When one wants to use EHAC, there needs to be some person (or persons) capable of – not just responsible for (!) – making optimal use of the collected data for this and/or that operating system – in what EHAC presents as a non-threatening way.

In terms of a developmental initiative, primary concern would be to improve performance as an operating system. For communities this may well be a life or death matter. (Nothing so simple as taking steps in unison. Nothing so simple as an assembly line protocol.) EHAC’s basis in BFPS, with the groundwork laid for analysis of process consequentiality (, ), with its detailing of step structure in light of behavioral principles, encourages and enables a developmental focus on performance.

It is unlikely that we would want to investigate just this one operating system. More likely we would want, and expect, to find out about behavioral dysfunction in the operating systems of the worker, the product or service manufactured (sic), and/or the user and use of the product or service. Perhaps even those of the inventor and/or entrepreneur.

Further, we might want to get deeper into the analysis of behavioral dysfunction by sorting out difficulties which appear to pertain to the behavioral problem (: Pbeh) from those which seem to pertain to a situational problem (: Psit) – not making the mistake of subsuming the former in the latter.

Then too, there is the matter of diagnosing troubles in compositional change efforts. What can we find out from accidents and their consequences about “all that it takes”? Especially, perhaps, what can we find out about the agent capabilities involved that could be helpful in the self-development of the working community as a more effective difference maker?

By now we are getting close to advocating a formal research project, perhaps to be undertaken by organizations with an existing research facility, perhaps to be undertaken as a “behavioral science” enterprise by a problem-oriented academic group (multi-/inter- disciplinary?). But if so, then attention should be paid to the accidents in the research agency operation.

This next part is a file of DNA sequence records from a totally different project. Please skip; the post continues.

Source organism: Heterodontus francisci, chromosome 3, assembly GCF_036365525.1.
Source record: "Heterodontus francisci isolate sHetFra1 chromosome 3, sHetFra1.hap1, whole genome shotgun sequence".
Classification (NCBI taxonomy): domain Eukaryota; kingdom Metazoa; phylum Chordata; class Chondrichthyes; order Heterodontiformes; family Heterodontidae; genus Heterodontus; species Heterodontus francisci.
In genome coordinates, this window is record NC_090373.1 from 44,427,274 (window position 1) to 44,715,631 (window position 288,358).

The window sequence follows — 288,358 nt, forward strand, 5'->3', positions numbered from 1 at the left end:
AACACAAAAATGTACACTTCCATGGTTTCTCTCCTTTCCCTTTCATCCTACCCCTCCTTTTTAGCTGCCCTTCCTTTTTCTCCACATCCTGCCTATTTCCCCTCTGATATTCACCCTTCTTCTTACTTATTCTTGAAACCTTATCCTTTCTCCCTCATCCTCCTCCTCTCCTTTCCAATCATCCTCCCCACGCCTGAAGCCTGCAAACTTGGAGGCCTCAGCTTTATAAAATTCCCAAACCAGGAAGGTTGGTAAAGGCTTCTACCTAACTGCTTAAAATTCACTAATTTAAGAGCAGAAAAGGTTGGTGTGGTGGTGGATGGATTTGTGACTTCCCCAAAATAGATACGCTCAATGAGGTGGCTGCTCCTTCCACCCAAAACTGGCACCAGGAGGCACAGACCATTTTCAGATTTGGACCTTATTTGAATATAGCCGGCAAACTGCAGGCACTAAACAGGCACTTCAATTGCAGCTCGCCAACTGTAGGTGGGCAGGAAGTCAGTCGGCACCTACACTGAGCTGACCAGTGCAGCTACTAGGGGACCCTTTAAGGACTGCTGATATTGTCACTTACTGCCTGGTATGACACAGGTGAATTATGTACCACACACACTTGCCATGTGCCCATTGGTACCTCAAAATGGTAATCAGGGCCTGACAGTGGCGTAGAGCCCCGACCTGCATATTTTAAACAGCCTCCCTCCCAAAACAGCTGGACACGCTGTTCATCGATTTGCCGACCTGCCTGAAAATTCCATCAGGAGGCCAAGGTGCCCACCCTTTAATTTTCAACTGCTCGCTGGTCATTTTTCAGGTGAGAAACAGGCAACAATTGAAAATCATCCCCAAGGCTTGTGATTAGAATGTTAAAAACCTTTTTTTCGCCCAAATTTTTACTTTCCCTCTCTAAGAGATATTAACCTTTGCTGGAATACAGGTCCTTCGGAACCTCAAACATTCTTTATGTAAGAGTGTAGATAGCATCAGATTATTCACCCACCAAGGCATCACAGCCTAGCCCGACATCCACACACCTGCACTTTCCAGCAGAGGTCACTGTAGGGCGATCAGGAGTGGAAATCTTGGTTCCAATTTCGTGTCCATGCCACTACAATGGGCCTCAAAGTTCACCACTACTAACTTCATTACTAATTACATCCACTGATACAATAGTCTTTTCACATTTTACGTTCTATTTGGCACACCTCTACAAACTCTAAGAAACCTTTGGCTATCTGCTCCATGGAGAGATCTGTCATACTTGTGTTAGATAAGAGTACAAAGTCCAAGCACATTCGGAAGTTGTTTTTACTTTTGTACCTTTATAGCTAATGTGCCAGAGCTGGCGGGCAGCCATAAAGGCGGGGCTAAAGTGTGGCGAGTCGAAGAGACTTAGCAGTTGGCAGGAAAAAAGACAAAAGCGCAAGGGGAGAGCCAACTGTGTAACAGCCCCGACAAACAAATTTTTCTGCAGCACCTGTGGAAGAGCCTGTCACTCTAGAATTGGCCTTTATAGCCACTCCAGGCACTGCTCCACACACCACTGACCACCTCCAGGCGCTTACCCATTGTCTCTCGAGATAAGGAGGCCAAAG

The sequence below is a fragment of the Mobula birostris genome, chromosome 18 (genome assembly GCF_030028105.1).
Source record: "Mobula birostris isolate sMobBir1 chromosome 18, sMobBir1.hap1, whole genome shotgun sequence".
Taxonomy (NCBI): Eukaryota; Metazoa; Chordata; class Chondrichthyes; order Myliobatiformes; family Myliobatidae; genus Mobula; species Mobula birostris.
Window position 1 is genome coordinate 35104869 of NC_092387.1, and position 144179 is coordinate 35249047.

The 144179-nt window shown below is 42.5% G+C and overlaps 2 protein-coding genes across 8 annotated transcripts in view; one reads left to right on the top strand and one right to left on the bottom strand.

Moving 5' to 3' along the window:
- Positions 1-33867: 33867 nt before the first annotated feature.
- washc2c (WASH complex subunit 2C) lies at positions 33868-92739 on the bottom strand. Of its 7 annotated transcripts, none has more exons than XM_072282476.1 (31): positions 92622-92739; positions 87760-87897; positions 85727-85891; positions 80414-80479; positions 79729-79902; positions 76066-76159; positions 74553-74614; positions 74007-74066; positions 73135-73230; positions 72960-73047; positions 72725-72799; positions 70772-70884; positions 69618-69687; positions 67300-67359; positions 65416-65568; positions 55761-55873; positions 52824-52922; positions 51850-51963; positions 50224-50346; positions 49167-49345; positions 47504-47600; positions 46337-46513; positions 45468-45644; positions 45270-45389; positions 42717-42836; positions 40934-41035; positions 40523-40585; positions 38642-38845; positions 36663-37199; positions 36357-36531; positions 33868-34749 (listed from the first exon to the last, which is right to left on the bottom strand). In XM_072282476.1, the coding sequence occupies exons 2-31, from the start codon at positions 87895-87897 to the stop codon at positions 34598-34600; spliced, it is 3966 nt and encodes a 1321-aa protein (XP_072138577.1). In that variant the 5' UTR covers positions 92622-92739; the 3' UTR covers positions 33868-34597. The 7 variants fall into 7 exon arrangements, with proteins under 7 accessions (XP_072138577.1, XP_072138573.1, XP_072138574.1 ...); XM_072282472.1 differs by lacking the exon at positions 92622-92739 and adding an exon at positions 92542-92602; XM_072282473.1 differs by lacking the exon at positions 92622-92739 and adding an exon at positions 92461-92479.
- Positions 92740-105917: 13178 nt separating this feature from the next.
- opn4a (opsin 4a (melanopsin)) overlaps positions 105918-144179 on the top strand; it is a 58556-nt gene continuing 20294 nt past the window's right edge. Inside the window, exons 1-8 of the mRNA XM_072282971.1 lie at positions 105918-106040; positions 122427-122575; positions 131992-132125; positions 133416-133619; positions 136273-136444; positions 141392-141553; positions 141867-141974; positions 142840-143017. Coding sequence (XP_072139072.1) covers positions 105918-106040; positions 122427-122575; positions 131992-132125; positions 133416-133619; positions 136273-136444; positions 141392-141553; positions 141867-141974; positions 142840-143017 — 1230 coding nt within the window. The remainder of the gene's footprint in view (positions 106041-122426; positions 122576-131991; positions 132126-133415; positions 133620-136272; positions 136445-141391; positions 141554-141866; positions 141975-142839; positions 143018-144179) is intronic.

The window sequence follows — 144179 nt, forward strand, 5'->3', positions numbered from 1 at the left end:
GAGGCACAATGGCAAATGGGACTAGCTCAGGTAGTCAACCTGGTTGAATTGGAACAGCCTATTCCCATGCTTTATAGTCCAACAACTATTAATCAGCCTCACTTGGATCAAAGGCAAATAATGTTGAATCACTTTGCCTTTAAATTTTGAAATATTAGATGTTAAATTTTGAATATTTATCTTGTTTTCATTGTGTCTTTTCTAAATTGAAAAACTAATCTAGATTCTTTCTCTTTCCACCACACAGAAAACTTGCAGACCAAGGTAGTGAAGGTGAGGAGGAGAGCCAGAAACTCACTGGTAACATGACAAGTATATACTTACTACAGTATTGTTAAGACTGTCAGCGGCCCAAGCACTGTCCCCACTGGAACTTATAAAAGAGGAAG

However, EHAC might best be approached and first attempted as a heuristic proprietary effort, starting out as a limited gathering, analysis and reporting venture, with the responsible person(s) (editor? monitor? CEO? Vice-president?) developing along with the other operating systems.

Initial focus should probably look to the manufacturing operating system: the difference making that enables us to make a difference, whether that criterial difference be a needed product or service. EHAC offers us leverage for diagnosing, then improving our manufacturing capability. Focus on this operating system – where the work (the jobs!) are — can and should act in turn as leverage for diagnosing and improving other relevant operating systems (e.g., the workers, the users, perhaps even the economy and, through community building, the polity). All in the service of advancing the quality of our lives.

While we focus initially on performance as an operating system, as the difference making closest to the criterial difference of product or service, EHAC data could also bear on any difference making precedent to performance, such as building a community (, ) and/or imagining an architecture for performing.

Performing a composition follows on, is contingent on, composing the performance – obvious in music, but also a needed reminder that this pertains to only one type of problem, that of having a solution but having to repeat it (:Sp). Erosion of capability and of performance is a continuing threat here.

Armed with the minding resources of BFPS, giving behavior its due (, ), we can develop a molecular understanding of the step making and taking involved in the manufacturing process – indeed, in all compositional processes. Wouldn’t it be grand if a more basic education would have introduced everyone to that molecular understanding? Accident reports help to reveal process consequentiality in terms of relevant control foci – i.e., the molecular units of any manufacturing process.